A criminal conviction does not have to follow you for the rest of your life. Apply for a pardon and put the past in the past.
Everyone makes mistakes, and everyone deserves another chance. This is what a pardon can do for those convicted of crimes. When a pardon gets granted, it erases a person’s criminal history, which can help when that person applies for jobs and moves on with their life.
All applications for pardons (also known as expungements) go to the Board of Pardons and Paroles.
The Board consists of twenty members appointed by the governor and has the authority to grant both partial and full pardons for any offense against the state under § 54-124a. Board of Pardons and Paroles. The governor cannot grant pardons – that job goes solely to the Board. If you get denied, the Board must give a written statement describing why you got rejected. Here at Ruane Attorneys, we have dedicated one of our attorneys for this process,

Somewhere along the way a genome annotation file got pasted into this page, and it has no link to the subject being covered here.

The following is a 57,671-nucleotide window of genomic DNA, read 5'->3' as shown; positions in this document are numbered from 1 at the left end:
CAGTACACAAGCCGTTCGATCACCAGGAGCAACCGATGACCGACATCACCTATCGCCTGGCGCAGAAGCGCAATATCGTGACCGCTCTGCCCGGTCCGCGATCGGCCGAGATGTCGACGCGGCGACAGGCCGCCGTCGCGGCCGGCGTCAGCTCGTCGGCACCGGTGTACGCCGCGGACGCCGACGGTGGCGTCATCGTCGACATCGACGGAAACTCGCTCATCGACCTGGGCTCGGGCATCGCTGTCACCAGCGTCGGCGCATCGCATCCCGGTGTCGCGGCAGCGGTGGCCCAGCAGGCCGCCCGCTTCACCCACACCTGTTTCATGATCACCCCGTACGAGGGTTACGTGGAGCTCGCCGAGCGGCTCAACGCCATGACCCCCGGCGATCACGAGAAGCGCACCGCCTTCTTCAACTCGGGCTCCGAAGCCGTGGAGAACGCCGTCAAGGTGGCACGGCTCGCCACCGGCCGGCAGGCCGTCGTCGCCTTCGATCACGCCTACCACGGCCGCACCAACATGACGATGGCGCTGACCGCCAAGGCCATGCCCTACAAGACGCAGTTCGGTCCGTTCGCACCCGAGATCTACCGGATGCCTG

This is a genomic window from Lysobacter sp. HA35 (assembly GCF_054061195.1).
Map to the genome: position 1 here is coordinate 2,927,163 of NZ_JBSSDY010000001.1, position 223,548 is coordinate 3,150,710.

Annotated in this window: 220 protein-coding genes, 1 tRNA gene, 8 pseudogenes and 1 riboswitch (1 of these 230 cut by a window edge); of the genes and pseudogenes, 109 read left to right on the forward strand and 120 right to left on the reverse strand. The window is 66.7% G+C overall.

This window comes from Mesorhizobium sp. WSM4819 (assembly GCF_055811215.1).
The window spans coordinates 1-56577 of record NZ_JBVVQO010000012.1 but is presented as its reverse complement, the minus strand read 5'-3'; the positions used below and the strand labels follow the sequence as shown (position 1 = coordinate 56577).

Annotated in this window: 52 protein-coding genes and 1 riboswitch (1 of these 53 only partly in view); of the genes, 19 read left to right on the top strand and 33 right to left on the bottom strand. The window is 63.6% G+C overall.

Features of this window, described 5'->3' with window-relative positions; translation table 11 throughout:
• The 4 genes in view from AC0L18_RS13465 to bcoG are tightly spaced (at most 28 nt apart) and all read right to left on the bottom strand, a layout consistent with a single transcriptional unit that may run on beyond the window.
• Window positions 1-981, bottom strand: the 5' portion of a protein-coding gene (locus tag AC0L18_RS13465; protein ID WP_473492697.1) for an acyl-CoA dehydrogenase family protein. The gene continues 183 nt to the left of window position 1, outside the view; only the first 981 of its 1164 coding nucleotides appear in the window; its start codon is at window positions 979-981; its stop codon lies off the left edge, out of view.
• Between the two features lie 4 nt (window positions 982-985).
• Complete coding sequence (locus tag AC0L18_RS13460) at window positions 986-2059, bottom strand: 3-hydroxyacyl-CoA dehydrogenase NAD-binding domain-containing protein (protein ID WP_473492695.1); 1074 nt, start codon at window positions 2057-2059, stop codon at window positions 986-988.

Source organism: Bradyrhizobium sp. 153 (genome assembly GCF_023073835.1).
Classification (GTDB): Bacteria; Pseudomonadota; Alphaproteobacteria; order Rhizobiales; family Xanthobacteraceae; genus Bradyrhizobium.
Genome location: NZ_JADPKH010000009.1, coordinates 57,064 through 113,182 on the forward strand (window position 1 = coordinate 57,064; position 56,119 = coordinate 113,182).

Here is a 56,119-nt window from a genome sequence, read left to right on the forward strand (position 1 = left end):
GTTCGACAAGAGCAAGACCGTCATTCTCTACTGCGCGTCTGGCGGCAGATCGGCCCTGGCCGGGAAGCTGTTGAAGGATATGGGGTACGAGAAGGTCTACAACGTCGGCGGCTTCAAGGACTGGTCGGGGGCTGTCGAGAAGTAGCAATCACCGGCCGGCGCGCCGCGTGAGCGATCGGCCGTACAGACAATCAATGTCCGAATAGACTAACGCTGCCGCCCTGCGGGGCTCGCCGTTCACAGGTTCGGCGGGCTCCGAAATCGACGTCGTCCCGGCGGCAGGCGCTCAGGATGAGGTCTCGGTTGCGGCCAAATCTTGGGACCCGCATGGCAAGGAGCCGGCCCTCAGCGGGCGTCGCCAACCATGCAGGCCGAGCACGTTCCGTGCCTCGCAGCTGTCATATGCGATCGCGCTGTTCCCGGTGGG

The Board must allow crime victims to testify at a session where the board will consider granting a pardon, reducing a prisoner’s sentence, or releasing them. The victim of an offender’s crime may make statements regarding release, sentence reduction, or pardon. The statements may be presented orally or in writing and must be made a part of the record.